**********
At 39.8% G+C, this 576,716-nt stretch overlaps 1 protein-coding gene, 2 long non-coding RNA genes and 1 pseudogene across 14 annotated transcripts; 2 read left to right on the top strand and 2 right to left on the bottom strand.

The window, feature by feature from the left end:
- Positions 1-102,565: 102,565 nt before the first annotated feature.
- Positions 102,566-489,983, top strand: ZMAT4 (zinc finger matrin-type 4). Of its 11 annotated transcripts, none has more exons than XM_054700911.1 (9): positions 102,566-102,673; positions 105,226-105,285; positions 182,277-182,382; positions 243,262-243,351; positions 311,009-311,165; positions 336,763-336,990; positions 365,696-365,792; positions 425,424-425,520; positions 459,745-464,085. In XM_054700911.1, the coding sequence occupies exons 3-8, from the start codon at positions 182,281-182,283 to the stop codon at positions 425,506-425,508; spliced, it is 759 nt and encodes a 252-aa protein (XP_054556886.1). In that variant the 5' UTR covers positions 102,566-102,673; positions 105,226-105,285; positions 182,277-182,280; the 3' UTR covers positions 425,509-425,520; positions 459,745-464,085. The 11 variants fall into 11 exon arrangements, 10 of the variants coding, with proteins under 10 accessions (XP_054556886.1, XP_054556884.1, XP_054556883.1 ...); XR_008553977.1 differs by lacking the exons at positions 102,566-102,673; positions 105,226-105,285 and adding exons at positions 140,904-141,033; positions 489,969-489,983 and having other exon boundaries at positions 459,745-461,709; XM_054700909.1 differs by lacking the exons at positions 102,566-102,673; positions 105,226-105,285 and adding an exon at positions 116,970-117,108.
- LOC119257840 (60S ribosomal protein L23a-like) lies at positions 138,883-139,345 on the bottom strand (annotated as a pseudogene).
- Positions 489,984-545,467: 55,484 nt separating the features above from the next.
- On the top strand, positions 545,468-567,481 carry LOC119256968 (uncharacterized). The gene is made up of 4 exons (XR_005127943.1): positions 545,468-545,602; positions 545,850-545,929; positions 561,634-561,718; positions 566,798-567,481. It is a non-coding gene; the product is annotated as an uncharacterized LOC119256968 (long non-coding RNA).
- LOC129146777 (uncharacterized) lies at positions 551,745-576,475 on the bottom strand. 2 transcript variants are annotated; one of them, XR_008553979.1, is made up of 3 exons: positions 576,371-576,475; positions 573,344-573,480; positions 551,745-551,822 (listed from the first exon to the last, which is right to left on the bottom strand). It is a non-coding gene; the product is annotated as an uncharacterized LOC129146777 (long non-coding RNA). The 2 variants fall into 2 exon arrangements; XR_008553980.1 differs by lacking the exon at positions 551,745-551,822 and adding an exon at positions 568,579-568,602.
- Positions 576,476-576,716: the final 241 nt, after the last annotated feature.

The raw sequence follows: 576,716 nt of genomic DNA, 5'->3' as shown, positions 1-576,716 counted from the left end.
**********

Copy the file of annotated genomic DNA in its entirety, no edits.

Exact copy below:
At 39.8% G+C, this 576,716-nt stretch overlaps 1 protein-coding gene, 2 long non-coding RNA genes and 1 pseudogene across 14 annotated transcripts; 2 read left to right on the top strand and 2 right to left on the bottom strand.

The window, feature by feature from the left end:
- Positions 1-102,565: 102,565 nt before the first annotated feature.
- Positions 102,566-489,983, top strand: ZMAT4 (zinc finger matrin-type 4). Of its 11 annotated transcripts, none has more exons than XM_054700911.1 (9): positions 102,566-102,673; positions 105,226-105,285; positions 182,277-182,382; positions 243,262-243,351; positions 311,009-311,165; positions 336,763-336,990; positions 365,696-365,792; positions 425,424-425,520; positions 459,745-464,085. In XM_054700911.1, the coding sequence occupies exons 3-8, from the start codon at positions 182,281-182,283 to the stop codon at positions 425,506-425,508; spliced, it is 759 nt and encodes a 252-aa protein (XP_054556886.1). In that variant the 5' UTR covers positions 102,566-102,673; positions 105,226-105,285; positions 182,277-182,280; the 3' UTR covers positions 425,509-425,520; positions 459,745-464,085. The 11 variants fall into 11 exon arrangements, 10 of the variants coding, with proteins under 10 accessions (XP_054556886.1, XP_054556884.1, XP_054556883.1 ...); XR_008553977.1 differs by lacking the exons at positions 102,566-102,673; positions 105,226-105,285 and adding exons at positions 140,904-141,033; positions 489,969-489,983 and having other exon boundaries at positions 459,745-461,709; XM_054700909.1 differs by lacking the exons at positions 102,566-102,673; positions 105,226-105,285 and adding an exon at positions 116,970-117,108.
- LOC119257840 (60S ribosomal protein L23a-like) lies at positions 138,883-139,345 on the bottom strand (annotated as a pseudogene).
- Positions 489,984-545,467: 55,484 nt separating the features above from the next.
- On the top strand, positions 545,468-567,481 carry LOC119256968 (uncharacterized). The gene is made up of 4 exons (XR_005127943.1): positions 545,468-545,602; positions 545,850-545,929; positions 561,634-561,718; positions 566,798-567,481. It is a non-coding gene; the product is annotated as an uncharacterized LOC119256968 (long non-coding RNA).
- LOC129146777 (uncharacterized) lies at positions 551,745-576,475 on the bottom strand. 2 transcript variants are annotated; one of them, XR_008553979.1, is made up of 3 exons: positions 576,371-576,475; positions 573,344-573,480; positions 551,745-551,822 (listed from the first exon to the last, which is right to left on the bottom strand). It is a non-coding gene; the product is annotated as an uncharacterized LOC129146777 (long non-coding RNA). The 2 variants fall into 2 exon arrangements; XR_008553980.1 differs by lacking the exon at positions 551,745-551,822 and adding an exon at positions 568,579-568,602.
- Positions 576,476-576,716: the final 241 nt, after the last annotated feature.

The raw sequence follows: 576,716 nt of genomic DNA, 5'->3' as shown, positions 1-576,716 counted from the left end.